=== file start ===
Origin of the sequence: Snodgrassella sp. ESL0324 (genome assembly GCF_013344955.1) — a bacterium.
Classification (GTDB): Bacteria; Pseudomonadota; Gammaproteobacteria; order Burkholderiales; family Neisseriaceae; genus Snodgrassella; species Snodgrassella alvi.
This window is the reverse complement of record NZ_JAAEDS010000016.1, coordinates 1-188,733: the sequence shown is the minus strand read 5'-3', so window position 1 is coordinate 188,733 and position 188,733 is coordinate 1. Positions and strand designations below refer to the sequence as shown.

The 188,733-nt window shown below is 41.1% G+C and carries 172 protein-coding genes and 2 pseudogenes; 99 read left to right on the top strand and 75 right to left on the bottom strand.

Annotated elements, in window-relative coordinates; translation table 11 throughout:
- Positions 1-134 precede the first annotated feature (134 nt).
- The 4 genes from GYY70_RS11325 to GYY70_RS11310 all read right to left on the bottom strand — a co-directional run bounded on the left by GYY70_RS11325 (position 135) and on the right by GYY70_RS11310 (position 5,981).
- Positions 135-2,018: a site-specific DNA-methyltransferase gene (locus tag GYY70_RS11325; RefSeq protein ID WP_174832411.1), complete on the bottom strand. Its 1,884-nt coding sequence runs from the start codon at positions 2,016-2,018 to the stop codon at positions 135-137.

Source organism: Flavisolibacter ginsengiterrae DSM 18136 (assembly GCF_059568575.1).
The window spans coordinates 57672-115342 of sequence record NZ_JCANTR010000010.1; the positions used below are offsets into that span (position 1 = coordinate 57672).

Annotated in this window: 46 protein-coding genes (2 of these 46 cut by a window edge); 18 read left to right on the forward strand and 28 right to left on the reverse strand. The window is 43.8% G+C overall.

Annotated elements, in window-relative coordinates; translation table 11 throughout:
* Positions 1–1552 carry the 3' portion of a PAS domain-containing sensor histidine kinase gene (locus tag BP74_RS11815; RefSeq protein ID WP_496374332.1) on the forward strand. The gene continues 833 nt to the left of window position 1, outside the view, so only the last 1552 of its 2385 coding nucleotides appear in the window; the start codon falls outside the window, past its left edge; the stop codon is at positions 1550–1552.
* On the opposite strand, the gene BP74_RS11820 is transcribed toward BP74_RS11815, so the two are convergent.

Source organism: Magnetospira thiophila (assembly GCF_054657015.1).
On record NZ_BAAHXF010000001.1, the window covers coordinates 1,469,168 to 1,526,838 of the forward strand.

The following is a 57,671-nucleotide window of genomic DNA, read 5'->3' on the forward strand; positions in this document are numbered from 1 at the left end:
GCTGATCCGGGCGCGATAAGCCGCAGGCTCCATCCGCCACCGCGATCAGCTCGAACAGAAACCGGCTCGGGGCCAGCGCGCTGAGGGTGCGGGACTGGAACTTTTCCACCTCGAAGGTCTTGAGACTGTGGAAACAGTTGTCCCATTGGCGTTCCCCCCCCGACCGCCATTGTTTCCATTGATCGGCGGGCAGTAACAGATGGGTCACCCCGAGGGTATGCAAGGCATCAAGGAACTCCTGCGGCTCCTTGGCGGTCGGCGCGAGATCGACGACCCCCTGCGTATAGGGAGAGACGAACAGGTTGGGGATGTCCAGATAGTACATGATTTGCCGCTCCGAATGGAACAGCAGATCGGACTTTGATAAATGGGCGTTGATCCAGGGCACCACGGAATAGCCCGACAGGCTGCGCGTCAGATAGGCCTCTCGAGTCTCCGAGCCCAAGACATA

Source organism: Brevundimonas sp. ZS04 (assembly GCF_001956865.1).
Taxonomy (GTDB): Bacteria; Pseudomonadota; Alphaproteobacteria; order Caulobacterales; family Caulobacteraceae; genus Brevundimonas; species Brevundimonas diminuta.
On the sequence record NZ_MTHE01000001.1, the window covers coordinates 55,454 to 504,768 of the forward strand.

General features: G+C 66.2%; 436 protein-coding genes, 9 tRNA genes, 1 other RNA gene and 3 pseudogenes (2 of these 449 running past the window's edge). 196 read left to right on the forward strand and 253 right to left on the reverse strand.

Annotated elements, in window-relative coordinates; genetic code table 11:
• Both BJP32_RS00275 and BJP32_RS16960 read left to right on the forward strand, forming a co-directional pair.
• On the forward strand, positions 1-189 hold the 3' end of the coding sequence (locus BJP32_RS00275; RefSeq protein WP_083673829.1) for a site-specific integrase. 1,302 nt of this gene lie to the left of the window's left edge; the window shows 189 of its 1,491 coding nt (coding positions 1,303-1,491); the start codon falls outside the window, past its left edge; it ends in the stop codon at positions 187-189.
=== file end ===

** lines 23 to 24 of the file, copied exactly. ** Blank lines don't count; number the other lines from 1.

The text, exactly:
Annotated elements, in window-relative coordinates; genetic code table 11:
• Both BJP32_RS00275 and BJP32_RS16960 read left to right on the forward strand, forming a co-directional pair.